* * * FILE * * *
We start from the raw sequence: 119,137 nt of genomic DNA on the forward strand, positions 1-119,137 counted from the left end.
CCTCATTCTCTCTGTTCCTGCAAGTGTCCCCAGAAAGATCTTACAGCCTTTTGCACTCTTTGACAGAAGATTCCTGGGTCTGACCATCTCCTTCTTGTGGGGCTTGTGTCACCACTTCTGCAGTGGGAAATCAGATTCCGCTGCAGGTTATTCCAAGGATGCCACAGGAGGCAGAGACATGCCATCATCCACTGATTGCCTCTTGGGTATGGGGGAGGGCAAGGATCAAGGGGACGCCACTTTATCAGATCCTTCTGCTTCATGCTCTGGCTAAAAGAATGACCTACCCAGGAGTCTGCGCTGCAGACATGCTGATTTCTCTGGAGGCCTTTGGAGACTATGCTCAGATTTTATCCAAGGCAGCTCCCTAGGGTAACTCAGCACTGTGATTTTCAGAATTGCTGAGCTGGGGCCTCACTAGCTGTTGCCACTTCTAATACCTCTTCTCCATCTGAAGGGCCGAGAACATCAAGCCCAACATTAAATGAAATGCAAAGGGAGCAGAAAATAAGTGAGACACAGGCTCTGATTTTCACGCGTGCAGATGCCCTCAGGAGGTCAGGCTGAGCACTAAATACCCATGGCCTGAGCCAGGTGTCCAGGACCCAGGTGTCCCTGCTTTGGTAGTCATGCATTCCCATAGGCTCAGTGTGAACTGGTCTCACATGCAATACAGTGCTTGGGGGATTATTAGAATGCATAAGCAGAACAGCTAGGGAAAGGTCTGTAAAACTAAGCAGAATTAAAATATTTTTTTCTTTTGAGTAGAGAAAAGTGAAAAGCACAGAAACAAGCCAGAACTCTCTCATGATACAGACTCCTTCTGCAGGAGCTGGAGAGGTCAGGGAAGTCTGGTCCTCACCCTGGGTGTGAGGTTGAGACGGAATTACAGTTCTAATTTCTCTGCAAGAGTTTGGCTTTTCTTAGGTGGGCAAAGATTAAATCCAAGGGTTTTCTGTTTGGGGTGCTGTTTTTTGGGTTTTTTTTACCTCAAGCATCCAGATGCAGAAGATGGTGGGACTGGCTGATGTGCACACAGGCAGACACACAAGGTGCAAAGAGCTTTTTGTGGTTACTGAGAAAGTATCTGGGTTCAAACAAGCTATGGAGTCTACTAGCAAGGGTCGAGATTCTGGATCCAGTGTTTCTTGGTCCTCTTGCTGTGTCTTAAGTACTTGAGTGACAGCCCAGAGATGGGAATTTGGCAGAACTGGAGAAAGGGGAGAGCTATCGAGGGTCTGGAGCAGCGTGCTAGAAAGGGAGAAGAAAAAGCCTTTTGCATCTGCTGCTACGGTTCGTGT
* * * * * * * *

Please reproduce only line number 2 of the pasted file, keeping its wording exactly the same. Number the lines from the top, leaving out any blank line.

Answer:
CCTCATTCTCTCTGTTCCTGCAAGTGTCCCCAGAAAGATCTTACAGCCTTTTGCACTCTTTGACAGAAGATTCCTGGGTCTGACCATCTCCTTCTTGTGGGGCTTGTGTCACCACTTCTGCAGTGGGAAATCAGATTCCGCTGCAGGTTATTCCAAGGATGCCACAGGAGGCAGAGACATGCCATCATCCACTGATTGCCTCTTGGGTATGGGGGAGGGCAAGGATCAAGGGGACGCCACTTTATCAGATCCTTCTGCTTCATGCTCTGGCTAAAAGAATGACCTACCCAGGAGTCTGCGCTGCAGACATGCTGATTTCTCTGGAGGCCTTTGGAGACTATGCTCAGATTTTATCCAAGGCAGCTCCCTAGGGTAACTCAGCACTGTGATTTTCAGAATTGCTGAGCTGGGGCCTCACTAGCTGTTGCCACTTCTAATACCTCTTCTCCATCTGAAGGGCCGAGAACATCAAGCCCAACATTAAATGAAATGCAAAGGGAGCAGAAAATAAGTGAGACACAGGCTCTGATTTTCACGCGTGCAGATGCCCTCAGGAGGTCAGGCTGAGCACTAAATACCCATGGCCTGAGCCAGGTGTCCAGGACCCAGGTGTCCCTGCTTTGGTAGTCATGCATTCCCATAGGCTCAGTGTGAACTGGTCTCACATGCAATACAGTGCTTGGGGGATTATTAGAATGCATAAGCAGAACAGCTAGGGAAAGGTCTGTAAAACTAAGCAGAATTAAAATATTTTTTTCTTTTGAGTAGAGAAAAGTGAAAAGCACAGAAACAAGCCAGAACTCTCTCATGATACAGACTCCTTCTGCAGGAGCTGGAGAGGTCAGGGAAGTCTGGTCCTCACCCTGGGTGTGAGGTTGAGACGGAATTACAGTTCTAATTTCTCTGCAAGAGTTTGGCTTTTCTTAGGTGGGCAAAGATTAAATCCAAGGGTTTTCTGTTTGGGGTGCTGTTTTTTGGGTTTTTTTTACCTCAAGCATCCAGATGCAGAAGATGGTGGGACTGGCTGATGTGCACACAGGCAGACACACAAGGTGCAAAGAGCTTTTTGTGGTTACTGAGAAAGTATCTGGGTTCAAACAAGCTATGGAGTCTACTAGCAAGGGTCGAGATTCTGGATCCAGTGTTTCTTGGTCCTCTTGCTGTGTCTTAAGTACTTGAGTGACAGCCCAGAGATGGGAATTTGGCAGAACTGGAGAAAGGGGAGAGCTATCGAGGGTCTGGAGCAGCGTGCTAGAAAGGGAGAAGAAAAAGCCTTTTGCATCTGCTGCTACGGTTCGTGT